Background Image

» An interview with Sunni Faba, SA’s TV and Film trailblazer

February 9, 2018

An interview with Sunni Faba, SA’s TV and Film trailblazer

If you have had any encounter with Sunni Faba, you’ll agree that her energy is so warm and friendly, one might feel like they’ve been friends with her forever. She’s poised and has a killer smile that is so infectious that you’ll stop and smile yourself. Sunni has been rising through the ranks (at warp speed) in the Film and TV industry and at just 28 years old, already has the accolades and experience that many would kill for. Her breakthrough moment was being a part of the writing team of Ayeye, a hit show following the lives of three young creatives in Jozi (one of my all-time favourites!) and now she is about to take on her biggest role yet – Head Writer for a new drama series.

This trailblazer has gone on to be a part of South Africa’s favourite productions such as Isibaya – where she was nominated for a SAFTA as part of the writing team for Best Achievement in Scriptwriting and Broken Vows which has been nominated this year for three SAFTA’s as a producer and a writer. She was even a scriptwriter for the 22nd South African Music Awards (SAMA’s). She’s unstoppable and has some exciting news to share with Mbewu Movement about her upcoming projects. I sat down with this cool lady over a coffee at her favourite caffeine spot in a Linden, Johannesburg to find out more.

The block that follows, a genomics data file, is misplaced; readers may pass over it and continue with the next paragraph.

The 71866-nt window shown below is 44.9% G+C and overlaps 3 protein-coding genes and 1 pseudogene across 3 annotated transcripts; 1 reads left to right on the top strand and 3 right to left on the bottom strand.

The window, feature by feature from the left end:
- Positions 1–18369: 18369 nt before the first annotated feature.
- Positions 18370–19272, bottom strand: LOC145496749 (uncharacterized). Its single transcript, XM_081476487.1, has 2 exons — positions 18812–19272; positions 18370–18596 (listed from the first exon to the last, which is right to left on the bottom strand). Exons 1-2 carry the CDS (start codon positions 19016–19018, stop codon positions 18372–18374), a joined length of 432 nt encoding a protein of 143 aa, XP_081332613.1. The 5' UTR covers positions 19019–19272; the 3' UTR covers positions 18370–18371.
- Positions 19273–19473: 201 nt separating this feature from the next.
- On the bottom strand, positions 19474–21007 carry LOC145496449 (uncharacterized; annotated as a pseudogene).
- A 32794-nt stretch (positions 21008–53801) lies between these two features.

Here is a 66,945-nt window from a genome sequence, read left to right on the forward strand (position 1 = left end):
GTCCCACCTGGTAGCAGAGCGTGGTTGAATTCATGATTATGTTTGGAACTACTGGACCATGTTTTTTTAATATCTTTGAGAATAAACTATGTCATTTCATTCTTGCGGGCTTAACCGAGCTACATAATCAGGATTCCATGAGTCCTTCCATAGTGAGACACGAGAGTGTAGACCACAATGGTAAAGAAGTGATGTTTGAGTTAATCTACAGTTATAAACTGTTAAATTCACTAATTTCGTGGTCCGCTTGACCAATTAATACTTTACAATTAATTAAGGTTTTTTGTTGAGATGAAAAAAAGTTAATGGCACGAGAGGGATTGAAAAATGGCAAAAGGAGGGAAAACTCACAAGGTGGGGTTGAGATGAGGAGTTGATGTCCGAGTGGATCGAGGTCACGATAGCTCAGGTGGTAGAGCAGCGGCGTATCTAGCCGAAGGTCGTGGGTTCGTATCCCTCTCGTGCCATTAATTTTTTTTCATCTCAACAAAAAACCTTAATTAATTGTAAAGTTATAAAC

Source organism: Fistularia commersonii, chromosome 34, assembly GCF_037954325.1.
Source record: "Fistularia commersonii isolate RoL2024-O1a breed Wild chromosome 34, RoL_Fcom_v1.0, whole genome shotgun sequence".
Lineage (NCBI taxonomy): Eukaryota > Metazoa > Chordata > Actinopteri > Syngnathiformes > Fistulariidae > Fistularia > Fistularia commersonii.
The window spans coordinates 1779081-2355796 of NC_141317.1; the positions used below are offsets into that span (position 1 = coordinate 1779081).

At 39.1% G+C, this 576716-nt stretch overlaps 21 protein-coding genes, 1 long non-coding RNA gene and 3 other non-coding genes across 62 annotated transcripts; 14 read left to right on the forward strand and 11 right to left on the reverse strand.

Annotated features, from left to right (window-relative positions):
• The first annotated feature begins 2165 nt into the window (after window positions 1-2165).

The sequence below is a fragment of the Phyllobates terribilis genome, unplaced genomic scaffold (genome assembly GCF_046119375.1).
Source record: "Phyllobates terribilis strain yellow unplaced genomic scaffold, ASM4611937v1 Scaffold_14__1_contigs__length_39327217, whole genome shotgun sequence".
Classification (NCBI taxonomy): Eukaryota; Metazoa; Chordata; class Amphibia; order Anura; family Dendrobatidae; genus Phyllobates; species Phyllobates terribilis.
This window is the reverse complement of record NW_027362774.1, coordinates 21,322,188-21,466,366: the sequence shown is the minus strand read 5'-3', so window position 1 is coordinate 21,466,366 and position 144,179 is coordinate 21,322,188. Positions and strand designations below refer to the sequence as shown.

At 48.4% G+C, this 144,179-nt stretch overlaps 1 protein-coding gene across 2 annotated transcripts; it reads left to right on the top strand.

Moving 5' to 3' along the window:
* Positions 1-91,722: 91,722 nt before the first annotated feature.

LM: Tell us about yourself and your journey to success.

SF: My name is Sanelisiwe Faba, but they call me Sunni because I went to a model C school *Laughs*. It’s too late to change it now. I grew up in East London and then later moved to Johannesburg with my family, which was quite a culture shock, so I found it difficult to make the transition. I eventually settled in of course and it’s where I currently live.

For my tertiary education I initially studied at the University of Cape Town (UCT) to become a corporate lawyer. I became clinically depressed whilst there, which was attributed to many things, one of them being away from home and not following a purposeful path of my own. So, I moved back home to Johannesburg to regroup and try to find myself and what my purpose is (I know it sounds cliché). Whilst home, it was my mother who said to me, “You’ve always liked this film and drama stuff, so what can you do with that?”.  From that I decided to enrol at Wits School of Arts and basically had to start from scratch.

“I always say that if the arts are your pull, you can never shut that up. It’s what you’re supposed to be and do and it will catch up with you if you oppress it.” – Sunni Faba